Are pit bulls good pets?
Pit bulls absolutely make good pets, provided that you're willing and able to care for them properly.
Pit bulls have a bad reputation, and many cities have ordinances banning them or requiring owners to obtain special licenses or insurance. These "breed-specific" laws are highly controversial, but when digging into the statistics, it's easy to see why people would think pit bulls are inherently dangerous.
One five-year review of dog bite injuries reported in Plastic and Reconstructive Surgery found that about 51 percent of serious dog attacks were from pit bulls. Another 6 percent were from pit bull/Rottweiler mixes. Additionally, a 2000 study in the Journal of the American Veterinary Medical Association found that pit bull types and Rottweilers were involved in more than half of the 27 reported dog-bite attack deaths from 1997 to 1998.
The latter study is frequently cited by pit bull opponents; however, the study's authors note that "other breeds may bite and cause fatalities at higher rates," as several key issues might cloud their statistics--the authors, in fact, specifically guided against breed-specific laws.
Those issues include breed-identification errors (victims might erroneously identify their attackers as pit bulls due to their bad reputation) and potential underreporting of non-pit bull attacks (the researchers estimated that they found only 72 percent of fatal dog attacks). Further, socioeconomic factors influence dog-bite statistics: A 2008 study by Carrie M. Shuler, et al, found that "biting dogs were more likely than non-biting dogs to live in neighborhoods where the residents' median incomes were less than the county median income value."
In other words, biting dogs are more likely to come from poor households, where they're less likely to be neutered or to receive proper training. So it doesn't seem to be the dogs' fault, but how they're raised--when pit bulls are banned from communities, bite statistics for other dog breeds usually increase, according to the ASPCA.
Bronwen Dickey, author of Pit Bull: The Battle Over an American Icon, told National Geographic that pit bull statistics are frequently exaggerated and misreported.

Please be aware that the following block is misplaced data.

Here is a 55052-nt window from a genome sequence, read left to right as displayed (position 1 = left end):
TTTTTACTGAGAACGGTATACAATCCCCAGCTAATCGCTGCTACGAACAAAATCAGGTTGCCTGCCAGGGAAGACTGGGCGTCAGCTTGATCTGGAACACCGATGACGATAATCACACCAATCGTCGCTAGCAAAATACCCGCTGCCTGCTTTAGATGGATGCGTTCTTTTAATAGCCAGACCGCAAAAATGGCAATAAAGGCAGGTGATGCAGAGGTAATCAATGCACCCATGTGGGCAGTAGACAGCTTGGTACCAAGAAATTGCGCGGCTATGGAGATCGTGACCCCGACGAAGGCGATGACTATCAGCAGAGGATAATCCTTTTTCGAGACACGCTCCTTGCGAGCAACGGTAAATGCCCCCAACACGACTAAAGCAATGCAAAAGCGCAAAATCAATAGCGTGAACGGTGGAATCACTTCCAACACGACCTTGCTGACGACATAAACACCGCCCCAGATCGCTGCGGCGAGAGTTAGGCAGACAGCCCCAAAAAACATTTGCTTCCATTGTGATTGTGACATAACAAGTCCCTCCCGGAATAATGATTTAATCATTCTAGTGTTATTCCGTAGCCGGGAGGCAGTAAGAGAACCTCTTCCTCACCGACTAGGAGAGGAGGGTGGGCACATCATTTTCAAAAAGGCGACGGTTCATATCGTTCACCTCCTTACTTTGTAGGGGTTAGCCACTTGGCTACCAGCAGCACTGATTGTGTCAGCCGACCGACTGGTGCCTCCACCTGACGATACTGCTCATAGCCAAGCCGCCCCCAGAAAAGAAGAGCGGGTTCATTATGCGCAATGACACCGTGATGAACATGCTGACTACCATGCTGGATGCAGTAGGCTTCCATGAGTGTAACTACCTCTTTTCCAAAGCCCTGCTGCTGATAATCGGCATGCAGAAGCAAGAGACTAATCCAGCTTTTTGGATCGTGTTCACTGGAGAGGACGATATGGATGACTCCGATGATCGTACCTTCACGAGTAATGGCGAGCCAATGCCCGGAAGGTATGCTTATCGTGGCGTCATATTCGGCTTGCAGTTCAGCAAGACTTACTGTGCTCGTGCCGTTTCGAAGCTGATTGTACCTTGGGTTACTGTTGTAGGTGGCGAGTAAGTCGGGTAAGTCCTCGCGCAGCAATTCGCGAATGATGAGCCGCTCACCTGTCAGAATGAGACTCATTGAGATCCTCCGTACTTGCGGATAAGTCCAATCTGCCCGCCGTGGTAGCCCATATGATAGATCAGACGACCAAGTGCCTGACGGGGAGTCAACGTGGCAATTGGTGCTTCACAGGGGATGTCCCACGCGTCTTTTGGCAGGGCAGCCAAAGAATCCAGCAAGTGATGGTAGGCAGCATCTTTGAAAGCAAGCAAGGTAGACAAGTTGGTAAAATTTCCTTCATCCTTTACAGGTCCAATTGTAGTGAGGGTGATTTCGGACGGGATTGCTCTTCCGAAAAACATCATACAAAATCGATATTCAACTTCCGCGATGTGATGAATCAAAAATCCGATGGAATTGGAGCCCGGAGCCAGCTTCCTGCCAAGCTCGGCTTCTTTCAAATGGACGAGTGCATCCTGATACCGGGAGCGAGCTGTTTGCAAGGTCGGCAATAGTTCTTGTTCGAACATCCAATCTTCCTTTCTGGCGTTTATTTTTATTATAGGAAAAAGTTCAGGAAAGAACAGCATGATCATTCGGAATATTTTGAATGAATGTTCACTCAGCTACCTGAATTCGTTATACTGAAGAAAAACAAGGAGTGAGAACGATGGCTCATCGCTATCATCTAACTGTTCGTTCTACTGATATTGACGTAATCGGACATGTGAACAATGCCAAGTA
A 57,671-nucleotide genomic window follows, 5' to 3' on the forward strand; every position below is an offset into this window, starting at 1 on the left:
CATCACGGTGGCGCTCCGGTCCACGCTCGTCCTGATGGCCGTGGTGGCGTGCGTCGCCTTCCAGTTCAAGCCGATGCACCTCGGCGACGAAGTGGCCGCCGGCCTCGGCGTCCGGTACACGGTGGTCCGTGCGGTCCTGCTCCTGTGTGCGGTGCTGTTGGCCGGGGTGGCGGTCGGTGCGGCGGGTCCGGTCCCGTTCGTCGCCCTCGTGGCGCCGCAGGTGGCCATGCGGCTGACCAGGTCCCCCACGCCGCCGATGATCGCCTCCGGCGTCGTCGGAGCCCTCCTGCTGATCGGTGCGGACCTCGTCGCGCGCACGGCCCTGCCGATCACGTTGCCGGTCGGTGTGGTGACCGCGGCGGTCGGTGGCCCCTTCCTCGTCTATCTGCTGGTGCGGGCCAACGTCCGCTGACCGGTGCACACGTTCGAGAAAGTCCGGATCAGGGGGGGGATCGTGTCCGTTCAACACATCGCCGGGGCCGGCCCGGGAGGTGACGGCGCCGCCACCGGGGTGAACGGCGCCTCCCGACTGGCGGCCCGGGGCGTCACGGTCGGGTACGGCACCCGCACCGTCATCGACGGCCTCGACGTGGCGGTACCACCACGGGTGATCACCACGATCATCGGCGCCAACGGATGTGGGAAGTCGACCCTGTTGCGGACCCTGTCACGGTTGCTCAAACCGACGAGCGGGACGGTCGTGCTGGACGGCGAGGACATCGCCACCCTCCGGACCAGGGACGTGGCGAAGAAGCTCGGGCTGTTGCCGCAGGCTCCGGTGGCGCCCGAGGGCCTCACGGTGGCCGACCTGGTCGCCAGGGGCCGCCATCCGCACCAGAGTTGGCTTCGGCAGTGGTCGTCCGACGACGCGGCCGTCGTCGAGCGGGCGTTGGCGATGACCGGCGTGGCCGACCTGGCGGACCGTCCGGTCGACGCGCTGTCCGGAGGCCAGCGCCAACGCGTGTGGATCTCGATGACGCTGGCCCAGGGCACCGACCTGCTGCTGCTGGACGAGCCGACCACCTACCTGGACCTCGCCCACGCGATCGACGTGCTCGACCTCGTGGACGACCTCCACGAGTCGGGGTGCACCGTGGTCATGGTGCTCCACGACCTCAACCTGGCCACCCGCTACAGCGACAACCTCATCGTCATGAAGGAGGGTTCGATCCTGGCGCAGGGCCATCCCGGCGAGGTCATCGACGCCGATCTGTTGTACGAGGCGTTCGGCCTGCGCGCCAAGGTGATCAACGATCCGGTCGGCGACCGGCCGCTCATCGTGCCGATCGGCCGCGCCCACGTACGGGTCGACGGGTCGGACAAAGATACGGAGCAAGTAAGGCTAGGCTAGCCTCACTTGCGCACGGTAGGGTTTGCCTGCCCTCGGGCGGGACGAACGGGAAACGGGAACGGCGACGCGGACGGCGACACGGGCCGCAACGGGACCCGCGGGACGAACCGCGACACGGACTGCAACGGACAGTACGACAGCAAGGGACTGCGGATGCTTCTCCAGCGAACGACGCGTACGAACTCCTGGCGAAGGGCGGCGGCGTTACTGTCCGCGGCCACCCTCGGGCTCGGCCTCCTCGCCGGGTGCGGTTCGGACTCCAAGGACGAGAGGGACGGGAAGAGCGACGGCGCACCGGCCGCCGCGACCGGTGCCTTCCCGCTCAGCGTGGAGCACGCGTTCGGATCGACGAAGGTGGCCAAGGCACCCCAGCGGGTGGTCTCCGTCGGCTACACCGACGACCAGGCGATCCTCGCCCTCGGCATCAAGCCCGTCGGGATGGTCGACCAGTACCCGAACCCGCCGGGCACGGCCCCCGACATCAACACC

"A study on fatalities between 2000-2009 in the journal of the American Veterinary Medical Association found that in over 80 percent of those cases there were four or more significant factors related to the care and control of the dog," Dickey said. "These were dogs that had not been socialized; were large and sexually intact; and had no relationship to the person who was killed. In other words, perfect storm of factor upon factor."
Furthermore, "pit bull" is not really a breed, per se. It's a generic term to describe various terrier and bulldog breeds, including the American Staffordshire terrier, the Staffordshire bull terrier, the American pit bull terrier, and the American bully, along with various others. Many pit breeds have positive temperament qualities that make them ideal companions; American pit bull terriers, for instance, are typically affectionate, kid-friendly dogs that learn quickly. They require plenty of exercise, but they're not inherently dangerous--although they do have a decent prey drive, and they can be territorial.
So, what can pit bull owners (or any dog owner, for that matter) do to reduce their animals' aggressive tendencies? For starters, they can follow game show host Bob Barker's advice: Spay and neuter their pets. Unneutered male dogs are 2.6 times more likely to bite than neutered dogs, per the ASPCA, while unspayed females are likely to attract unneutered males, raising the risks for nearby humans.
Dogs are also much more likely to bite if they haven't been properly trained. If you're considering a pit bull, look for dog-training classes in your area. You might also speak with your veterinarian to find low-cost options if you can't afford professional training (although, if that's the case, remember that dogs can be expensive; PetFinder estimates that the first-year costs of bringing home a new puppy range from $395-2,455).
You'll also want to make sure that you've got time to exercise your dog properly, as pit bulls can be destructive when left alone for hours on end (that's true of just about every dog). As they're muscular dogs, they can be a handful, so if you live a sedentary lifestyle, you might want to consider another breed.
With all of that said, responsible owners love their pits, and for good reason; the dogs make wonderful pets when properly trained and cared for. If you're willing to do the work, there's no reason to avoid pit bulls or pit bull mixes.
There will be several opnions on this question I am sure. Pitbulls can be very safe and friendly pets, if the dogs family tree properly branches. Inbreeding of the breed to retain specific deminsions and traits has caused mental disorders with the breed. They can be VERY tempermental and have been known to attack their owners without provacation. They can also develope a highly territorial sense and attack, maime or even kill another pet or person. It all comes down to the pits bloodline and raising!